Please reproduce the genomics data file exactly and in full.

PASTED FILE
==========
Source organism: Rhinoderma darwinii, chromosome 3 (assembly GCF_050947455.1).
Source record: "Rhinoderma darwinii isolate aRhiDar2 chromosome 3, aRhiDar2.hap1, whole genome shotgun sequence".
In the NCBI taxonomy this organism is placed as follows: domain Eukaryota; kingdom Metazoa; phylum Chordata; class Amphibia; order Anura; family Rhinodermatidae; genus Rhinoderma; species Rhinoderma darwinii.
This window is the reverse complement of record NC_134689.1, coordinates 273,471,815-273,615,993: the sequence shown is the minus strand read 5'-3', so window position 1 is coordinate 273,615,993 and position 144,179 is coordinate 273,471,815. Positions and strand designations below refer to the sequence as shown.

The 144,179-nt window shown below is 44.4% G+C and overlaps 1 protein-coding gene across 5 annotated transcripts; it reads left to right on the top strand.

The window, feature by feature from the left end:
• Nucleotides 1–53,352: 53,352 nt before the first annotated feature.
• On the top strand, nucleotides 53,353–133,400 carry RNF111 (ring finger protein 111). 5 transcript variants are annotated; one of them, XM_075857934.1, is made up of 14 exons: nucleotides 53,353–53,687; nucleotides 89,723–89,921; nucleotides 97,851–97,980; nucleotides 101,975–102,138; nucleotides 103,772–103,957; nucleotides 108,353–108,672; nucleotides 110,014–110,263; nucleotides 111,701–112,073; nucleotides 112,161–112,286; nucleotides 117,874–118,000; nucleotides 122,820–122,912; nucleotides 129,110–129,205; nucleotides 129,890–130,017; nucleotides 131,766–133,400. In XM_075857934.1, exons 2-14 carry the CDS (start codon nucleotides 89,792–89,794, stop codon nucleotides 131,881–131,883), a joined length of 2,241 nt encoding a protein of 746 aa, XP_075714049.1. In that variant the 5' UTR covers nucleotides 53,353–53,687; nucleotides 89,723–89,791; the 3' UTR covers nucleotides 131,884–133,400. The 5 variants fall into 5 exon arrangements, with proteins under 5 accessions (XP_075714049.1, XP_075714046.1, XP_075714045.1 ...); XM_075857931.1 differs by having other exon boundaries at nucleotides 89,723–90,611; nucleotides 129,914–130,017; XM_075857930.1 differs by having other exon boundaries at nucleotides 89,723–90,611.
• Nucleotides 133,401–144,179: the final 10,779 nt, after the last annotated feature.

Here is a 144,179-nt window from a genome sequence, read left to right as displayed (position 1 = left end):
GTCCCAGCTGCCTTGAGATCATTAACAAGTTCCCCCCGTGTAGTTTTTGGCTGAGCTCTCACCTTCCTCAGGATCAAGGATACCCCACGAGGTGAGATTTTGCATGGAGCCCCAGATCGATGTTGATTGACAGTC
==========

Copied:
Source organism: Rhinoderma darwinii, chromosome 3 (assembly GCF_050947455.1).
Source record: "Rhinoderma darwinii isolate aRhiDar2 chromosome 3, aRhiDar2.hap1, whole genome shotgun sequence".
In the NCBI taxonomy this organism is placed as follows: domain Eukaryota; kingdom Metazoa; phylum Chordata; class Amphibia; order Anura; family Rhinodermatidae; genus Rhinoderma; species Rhinoderma darwinii.
This window is the reverse complement of record NC_134689.1, coordinates 273,471,815-273,615,993: the sequence shown is the minus strand read 5'-3', so window position 1 is coordinate 273,615,993 and position 144,179 is coordinate 273,471,815. Positions and strand designations below refer to the sequence as shown.

The 144,179-nt window shown below is 44.4% G+C and overlaps 1 protein-coding gene across 5 annotated transcripts; it reads left to right on the top strand.

The window, feature by feature from the left end:
• Nucleotides 1–53,352: 53,352 nt before the first annotated feature.
• On the top strand, nucleotides 53,353–133,400 carry RNF111 (ring finger protein 111). 5 transcript variants are annotated; one of them, XM_075857934.1, is made up of 14 exons: nucleotides 53,353–53,687; nucleotides 89,723–89,921; nucleotides 97,851–97,980; nucleotides 101,975–102,138; nucleotides 103,772–103,957; nucleotides 108,353–108,672; nucleotides 110,014–110,263; nucleotides 111,701–112,073; nucleotides 112,161–112,286; nucleotides 117,874–118,000; nucleotides 122,820–122,912; nucleotides 129,110–129,205; nucleotides 129,890–130,017; nucleotides 131,766–133,400. In XM_075857934.1, exons 2-14 carry the CDS (start codon nucleotides 89,792–89,794, stop codon nucleotides 131,881–131,883), a joined length of 2,241 nt encoding a protein of 746 aa, XP_075714049.1. In that variant the 5' UTR covers nucleotides 53,353–53,687; nucleotides 89,723–89,791; the 3' UTR covers nucleotides 131,884–133,400. The 5 variants fall into 5 exon arrangements, with proteins under 5 accessions (XP_075714049.1, XP_075714046.1, XP_075714045.1 ...); XM_075857931.1 differs by having other exon boundaries at nucleotides 89,723–90,611; nucleotides 129,914–130,017; XM_075857930.1 differs by having other exon boundaries at nucleotides 89,723–90,611.
• Nucleotides 133,401–144,179: the final 10,779 nt, after the last annotated feature.

Here is a 144,179-nt window from a genome sequence, read left to right as displayed (position 1 = left end):
GTCCCAGCTGCCTTGAGATCATTAACAAGTTCCCCCCGTGTAGTTTTTGGCTGAGCTCTCACCTTCCTCAGGATCAAGGATACCCCACGAGGTGAGATTTTGCATGGAGCCCCAGATCGATGTTGATTGACAGTC